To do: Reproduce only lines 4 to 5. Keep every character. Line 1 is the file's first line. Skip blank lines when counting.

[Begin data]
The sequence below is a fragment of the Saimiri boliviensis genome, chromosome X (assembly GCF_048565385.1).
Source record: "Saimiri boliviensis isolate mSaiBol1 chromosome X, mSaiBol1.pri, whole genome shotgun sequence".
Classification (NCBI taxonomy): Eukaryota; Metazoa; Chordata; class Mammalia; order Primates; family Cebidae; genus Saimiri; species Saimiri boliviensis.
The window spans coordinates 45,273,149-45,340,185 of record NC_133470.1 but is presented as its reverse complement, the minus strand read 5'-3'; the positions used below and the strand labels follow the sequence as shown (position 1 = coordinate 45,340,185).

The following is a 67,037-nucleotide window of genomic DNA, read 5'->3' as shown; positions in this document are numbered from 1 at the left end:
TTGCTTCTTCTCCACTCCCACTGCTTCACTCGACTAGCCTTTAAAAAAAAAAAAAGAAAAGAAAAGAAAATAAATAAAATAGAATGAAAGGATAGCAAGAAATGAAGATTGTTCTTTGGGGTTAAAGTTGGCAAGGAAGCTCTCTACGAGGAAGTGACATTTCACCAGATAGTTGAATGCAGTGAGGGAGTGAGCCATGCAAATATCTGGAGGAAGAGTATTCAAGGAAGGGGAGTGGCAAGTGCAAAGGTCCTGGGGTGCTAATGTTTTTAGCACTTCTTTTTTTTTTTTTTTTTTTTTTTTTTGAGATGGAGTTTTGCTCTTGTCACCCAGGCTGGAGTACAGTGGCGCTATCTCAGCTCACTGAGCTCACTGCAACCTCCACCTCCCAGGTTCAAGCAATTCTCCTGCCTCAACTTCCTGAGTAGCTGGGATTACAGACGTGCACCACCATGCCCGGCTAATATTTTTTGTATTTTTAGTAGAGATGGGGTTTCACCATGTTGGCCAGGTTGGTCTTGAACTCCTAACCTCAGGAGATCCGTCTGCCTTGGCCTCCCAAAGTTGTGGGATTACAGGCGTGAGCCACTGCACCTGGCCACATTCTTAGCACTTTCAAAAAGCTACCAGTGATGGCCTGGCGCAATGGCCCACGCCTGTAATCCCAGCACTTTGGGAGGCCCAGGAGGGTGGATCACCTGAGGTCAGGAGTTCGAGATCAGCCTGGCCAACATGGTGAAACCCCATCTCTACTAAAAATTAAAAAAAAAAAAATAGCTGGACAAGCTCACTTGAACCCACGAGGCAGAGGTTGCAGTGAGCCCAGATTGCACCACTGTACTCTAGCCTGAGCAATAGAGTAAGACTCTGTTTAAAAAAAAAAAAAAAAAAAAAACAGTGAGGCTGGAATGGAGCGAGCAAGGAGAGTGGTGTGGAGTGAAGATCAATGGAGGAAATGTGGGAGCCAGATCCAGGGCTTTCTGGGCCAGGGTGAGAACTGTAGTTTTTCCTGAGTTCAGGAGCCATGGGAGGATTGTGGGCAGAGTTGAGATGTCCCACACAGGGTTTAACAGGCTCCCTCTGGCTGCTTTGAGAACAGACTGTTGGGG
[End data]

The window spans coordinates 45,273,149-45,340,185 of record NC_133470.1 but is presented as its reverse complement, the minus strand read 5'-3'; the positions used below and the strand labels follow the sequence as shown (position 1 = coordinate 45,340,185).

The following is a 67,037-nucleotide window of genomic DNA, read 5'->3' as shown; positions in this document are numbered from 1 at the left end: